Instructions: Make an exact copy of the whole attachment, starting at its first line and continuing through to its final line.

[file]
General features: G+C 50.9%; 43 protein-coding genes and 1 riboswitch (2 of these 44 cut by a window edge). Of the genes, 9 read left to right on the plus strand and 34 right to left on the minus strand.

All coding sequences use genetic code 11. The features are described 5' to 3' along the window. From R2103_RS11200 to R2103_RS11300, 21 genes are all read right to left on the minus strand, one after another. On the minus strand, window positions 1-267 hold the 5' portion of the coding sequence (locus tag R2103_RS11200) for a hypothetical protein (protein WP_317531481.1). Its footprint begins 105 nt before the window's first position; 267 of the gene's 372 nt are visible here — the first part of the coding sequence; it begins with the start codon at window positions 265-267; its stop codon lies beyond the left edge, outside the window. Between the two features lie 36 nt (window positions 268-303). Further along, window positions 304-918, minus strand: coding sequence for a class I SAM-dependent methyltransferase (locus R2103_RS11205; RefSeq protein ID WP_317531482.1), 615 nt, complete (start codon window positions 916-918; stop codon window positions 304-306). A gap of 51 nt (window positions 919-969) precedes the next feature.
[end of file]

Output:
General features: G+C 50.9%; 43 protein-coding genes and 1 riboswitch (2 of these 44 cut by a window edge). Of the genes, 9 read left to right on the plus strand and 34 right to left on the minus strand.

All coding sequences use genetic code 11. The features are described 5' to 3' along the window. From R2103_RS11200 to R2103_RS11300, 21 genes are all read right to left on the minus strand, one after another. On the minus strand, window positions 1-267 hold the 5' portion of the coding sequence (locus tag R2103_RS11200) for a hypothetical protein (protein WP_317531481.1). Its footprint begins 105 nt before the window's first position; 267 of the gene's 372 nt are visible here — the first part of the coding sequence; it begins with the start codon at window positions 265-267; its stop codon lies beyond the left edge, outside the window. Between the two features lie 36 nt (window positions 268-303). Further along, window positions 304-918, minus strand: coding sequence for a class I SAM-dependent methyltransferase (locus R2103_RS11205; RefSeq protein ID WP_317531482.1), 615 nt, complete (start codon window positions 916-918; stop codon window positions 304-306). A gap of 51 nt (window positions 919-969) precedes the next feature.